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  • Reconstructing Appalachia: The Civil War's Aftermath
  • Stephanie M. Lang
Reconstructing Appalachia: The Civil War's Aftermath. Edited by Andrew L. Slap. (Lexington: University Press of Kentucky, 2010. Pp. 379.)

The decades following the Civil War in Appalachia were marked by a series of struggles that created change and motion in the mountains, placing the region on an accelerated path toward industrial development. However, Reconstruction in Appalachia is often overshadowed by studies of the Civil War or the large-scale industrialization of the region at the end of the nineteenth century. In this well-edited volume, the contributors cast much needed light on the shadowy period of Reconstruction, tackling issues ranging from political disputes and the reconciliation of sectional loyalties to violence and the preservation of the Civil War memory in Appalachia.

These issues are examined in detail amidst the backdrop of the destructive Civil War, the developing myth of Appalachia, and industrialization. The war destroyed transportation and commerce lines which directly impacted the troubled mountain agricultural economy, ruined financial investments, created intense political animosities, and severely altered the functioning ability of churches, local government, and schools. In turn, the articles view these developments through the different lenses of politics, violence, religion, and historical memory, and reveal an area struggling with the rebuilding of one identity in the midst of the creation of another.

Confederate surrender did not guarantee an end to conflict, which continued to bubble over into political and physical confrontations. In direct contradiction to the myth of a politically unified Appalachia, sectional loyalties caused heated political battles which placed leaders from both parties in a losing battle with increasingly powerful industrialists. Following the "New South" idea of modernization and industrialization, the importance of development often undercut partisan divisions during Reconstruction. As Randall Gooden and Ken Fones-Wolf demonstrate, economic issues surrounding industrialization permeate the political landscape generating divisions in both the Republican and Democratic parties. This forced both sides to compromise on certain issues within their own ranks, while also [End Page 91] creating coalitions based upon common causes such as economic growth and stability. These political divisions in a region painted as staunchly Union, according to Ann Marshall, continue to create present-day tensions in the construction of memory and the adherence to the "Lost Cause" myth in some mountain communities.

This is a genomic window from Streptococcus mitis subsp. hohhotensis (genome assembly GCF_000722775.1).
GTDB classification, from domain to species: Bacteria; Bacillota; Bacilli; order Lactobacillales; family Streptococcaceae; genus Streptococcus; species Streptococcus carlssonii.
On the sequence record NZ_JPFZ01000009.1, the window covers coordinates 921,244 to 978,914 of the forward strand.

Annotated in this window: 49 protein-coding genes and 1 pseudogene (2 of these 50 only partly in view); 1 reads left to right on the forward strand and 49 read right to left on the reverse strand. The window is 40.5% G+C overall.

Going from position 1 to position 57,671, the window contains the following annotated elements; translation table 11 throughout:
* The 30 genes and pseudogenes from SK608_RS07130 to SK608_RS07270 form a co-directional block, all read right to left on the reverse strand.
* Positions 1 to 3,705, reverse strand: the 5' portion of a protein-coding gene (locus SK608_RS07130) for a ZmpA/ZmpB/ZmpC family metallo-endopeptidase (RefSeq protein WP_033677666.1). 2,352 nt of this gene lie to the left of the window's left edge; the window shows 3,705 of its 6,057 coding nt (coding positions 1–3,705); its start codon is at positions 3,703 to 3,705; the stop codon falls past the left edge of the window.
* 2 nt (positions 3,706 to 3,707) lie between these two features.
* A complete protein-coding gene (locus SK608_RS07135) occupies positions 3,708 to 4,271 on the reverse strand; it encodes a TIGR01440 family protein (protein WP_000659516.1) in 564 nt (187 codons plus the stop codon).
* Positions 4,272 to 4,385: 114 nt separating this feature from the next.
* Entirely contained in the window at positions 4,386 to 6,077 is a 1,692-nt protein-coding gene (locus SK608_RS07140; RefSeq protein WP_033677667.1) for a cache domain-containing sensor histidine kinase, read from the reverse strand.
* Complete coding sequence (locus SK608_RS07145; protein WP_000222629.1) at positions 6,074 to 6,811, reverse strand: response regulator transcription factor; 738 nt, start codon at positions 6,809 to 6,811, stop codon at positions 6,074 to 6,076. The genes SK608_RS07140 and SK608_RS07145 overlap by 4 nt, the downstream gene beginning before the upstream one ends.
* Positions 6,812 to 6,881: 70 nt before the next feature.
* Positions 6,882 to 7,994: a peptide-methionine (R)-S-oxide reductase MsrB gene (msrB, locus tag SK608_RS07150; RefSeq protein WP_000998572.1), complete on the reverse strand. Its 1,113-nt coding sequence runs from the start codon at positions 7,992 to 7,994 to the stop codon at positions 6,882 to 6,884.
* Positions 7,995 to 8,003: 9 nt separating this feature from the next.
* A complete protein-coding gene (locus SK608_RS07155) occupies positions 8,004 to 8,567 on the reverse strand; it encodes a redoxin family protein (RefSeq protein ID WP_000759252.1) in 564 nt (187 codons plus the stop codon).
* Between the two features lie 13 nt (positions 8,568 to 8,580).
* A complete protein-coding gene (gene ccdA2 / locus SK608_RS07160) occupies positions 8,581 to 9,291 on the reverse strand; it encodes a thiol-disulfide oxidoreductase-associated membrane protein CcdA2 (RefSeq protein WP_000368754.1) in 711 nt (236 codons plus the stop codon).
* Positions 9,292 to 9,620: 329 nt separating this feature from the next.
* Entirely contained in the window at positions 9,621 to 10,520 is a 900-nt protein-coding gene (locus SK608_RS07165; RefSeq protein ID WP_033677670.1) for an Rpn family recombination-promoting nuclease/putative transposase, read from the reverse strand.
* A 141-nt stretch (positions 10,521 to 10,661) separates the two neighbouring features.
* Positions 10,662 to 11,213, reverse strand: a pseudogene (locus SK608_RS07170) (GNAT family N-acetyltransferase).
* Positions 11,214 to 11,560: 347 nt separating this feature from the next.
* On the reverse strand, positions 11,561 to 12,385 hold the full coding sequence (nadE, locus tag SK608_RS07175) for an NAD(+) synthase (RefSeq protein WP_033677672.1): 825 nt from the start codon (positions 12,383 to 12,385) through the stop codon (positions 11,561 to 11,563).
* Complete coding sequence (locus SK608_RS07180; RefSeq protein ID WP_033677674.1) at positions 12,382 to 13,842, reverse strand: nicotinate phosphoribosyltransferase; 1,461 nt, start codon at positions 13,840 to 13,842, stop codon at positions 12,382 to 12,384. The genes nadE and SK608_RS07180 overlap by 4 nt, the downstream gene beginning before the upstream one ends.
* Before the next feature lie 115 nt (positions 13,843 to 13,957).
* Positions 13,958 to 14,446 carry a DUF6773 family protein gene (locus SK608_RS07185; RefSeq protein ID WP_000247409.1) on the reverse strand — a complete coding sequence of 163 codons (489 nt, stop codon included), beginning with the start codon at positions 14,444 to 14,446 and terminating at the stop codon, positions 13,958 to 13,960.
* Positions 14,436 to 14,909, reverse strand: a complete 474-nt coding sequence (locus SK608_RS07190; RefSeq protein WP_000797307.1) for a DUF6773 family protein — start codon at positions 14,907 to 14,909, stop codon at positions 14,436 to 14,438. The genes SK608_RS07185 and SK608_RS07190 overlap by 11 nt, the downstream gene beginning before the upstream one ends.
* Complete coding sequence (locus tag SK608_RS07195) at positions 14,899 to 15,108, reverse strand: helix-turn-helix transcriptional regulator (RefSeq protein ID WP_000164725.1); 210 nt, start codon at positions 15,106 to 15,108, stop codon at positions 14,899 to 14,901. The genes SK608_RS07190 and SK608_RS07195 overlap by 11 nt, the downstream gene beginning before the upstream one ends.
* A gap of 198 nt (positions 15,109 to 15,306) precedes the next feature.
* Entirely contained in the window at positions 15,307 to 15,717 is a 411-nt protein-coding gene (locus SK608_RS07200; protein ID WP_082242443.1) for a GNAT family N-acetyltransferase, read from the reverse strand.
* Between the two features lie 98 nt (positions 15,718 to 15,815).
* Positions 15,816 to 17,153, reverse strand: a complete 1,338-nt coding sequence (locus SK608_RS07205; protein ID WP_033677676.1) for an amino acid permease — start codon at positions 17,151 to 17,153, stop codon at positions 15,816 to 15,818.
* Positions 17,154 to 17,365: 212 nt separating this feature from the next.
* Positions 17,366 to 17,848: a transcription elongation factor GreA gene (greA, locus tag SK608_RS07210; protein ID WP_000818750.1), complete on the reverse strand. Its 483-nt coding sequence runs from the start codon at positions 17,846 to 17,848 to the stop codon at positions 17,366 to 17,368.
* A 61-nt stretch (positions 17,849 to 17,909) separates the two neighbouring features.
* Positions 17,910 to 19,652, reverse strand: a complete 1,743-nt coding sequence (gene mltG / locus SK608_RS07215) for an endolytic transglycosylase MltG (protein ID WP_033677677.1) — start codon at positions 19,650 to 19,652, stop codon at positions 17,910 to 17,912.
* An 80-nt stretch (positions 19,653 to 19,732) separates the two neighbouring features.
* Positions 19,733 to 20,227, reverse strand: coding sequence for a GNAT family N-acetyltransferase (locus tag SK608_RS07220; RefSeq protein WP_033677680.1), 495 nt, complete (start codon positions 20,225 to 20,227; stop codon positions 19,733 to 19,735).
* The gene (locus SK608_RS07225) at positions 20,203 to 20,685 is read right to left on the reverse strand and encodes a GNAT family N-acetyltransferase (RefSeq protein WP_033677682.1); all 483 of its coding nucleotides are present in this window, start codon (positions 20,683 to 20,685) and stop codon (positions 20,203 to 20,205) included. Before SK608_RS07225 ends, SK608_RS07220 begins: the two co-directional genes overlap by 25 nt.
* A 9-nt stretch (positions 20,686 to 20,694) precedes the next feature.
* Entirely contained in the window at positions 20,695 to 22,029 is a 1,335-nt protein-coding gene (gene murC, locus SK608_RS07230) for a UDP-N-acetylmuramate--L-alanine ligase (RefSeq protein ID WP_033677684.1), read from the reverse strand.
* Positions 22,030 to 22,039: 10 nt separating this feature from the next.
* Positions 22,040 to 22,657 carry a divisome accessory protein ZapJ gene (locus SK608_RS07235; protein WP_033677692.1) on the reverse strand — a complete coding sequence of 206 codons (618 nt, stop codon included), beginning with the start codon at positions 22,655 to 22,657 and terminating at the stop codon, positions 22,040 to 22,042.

While kinship ties remained intact, efforts at reconciliation and community collaboration did little to quell violent disputes. Scholars Paul Yandle and Keith Hebert argue that Klan violence in mountain communities was not sparked solely by racial issues but became a political tool used against the Republican Party and federal interference. In one example, localism overshadowed racism and provided the motivating factor in a series of Klan attacks in Georgia as local residents lashed out against a prolonged federal presence and new liquor tax. T. R. C. Hutton's work illustrates both a reaction to the disruptive changes wrought by industrialization and how the label of "feud" was used to obscure the political implications of death and destruction in the mountains (90). This painted the region as uncivilized rather than acknowledging the role of outside forces in dismantling social and political structures—similar issues faced in other areas of the South.

Overall, the collection provides a well-constructed and much-needed historiographical connection between the Civil War era and the industrialization of Appalachia. The articles in this volume do not portray a uniform assessment of the mountains, allowing the complexities of the region to come to the forefront. The questions raised by this collection will allow scholars to broaden their understanding of larger Appalachian themes, including the prominence of land, environment, and family as well as issues of sustainability, poverty, and economic development. The new conversations which will surely be sparked by this collection will not only aid in understanding the effects of Reconstruction but provide fertile ground for future conversations and offer new areas of exploration in Appalachian history. [End Page 92]

Stephanie M. Lang
University of Kentucky


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